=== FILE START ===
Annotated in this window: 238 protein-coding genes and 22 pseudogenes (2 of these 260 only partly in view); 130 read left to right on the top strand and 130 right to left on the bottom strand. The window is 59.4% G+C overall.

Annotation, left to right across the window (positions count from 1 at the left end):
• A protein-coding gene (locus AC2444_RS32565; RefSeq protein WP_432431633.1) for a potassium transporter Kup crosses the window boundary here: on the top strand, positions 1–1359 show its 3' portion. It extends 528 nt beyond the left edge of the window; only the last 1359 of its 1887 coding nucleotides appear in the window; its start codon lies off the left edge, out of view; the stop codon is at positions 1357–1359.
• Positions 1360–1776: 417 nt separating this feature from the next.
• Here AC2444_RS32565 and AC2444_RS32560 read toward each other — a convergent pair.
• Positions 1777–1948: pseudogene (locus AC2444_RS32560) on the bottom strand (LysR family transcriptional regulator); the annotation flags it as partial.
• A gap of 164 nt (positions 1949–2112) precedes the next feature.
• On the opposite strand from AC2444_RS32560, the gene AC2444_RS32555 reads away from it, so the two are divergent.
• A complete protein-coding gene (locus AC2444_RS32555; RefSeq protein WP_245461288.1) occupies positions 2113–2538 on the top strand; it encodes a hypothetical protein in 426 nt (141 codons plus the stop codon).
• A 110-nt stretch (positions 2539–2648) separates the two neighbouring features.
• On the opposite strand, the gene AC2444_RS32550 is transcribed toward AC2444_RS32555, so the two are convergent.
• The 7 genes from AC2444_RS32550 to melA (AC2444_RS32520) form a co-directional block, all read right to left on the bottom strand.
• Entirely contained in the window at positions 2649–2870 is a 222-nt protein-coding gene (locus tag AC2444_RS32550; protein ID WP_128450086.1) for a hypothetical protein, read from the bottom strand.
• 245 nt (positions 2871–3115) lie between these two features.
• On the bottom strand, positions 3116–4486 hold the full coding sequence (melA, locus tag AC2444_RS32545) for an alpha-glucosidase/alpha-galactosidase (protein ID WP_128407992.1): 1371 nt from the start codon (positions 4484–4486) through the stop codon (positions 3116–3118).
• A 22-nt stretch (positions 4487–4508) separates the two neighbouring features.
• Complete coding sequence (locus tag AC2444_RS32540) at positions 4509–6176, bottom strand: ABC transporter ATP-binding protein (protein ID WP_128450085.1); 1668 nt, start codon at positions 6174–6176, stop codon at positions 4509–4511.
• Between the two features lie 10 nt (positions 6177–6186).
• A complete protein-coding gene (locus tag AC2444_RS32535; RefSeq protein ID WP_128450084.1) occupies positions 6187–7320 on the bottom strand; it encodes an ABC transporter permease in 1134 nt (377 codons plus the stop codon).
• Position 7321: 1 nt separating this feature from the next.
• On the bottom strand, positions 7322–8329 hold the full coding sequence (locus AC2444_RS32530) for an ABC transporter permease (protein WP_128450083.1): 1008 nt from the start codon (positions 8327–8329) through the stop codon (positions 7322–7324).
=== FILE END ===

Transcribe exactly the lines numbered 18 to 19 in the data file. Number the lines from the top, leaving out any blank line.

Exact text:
• Between the two features lie 10 nt (positions 6177–6186).
• A complete protein-coding gene (locus tag AC2444_RS32535; RefSeq protein ID WP_128450084.1) occupies positions 6187–7320 on the bottom strand; it encodes an ABC transporter permease in 1134 nt (377 codons plus the stop codon).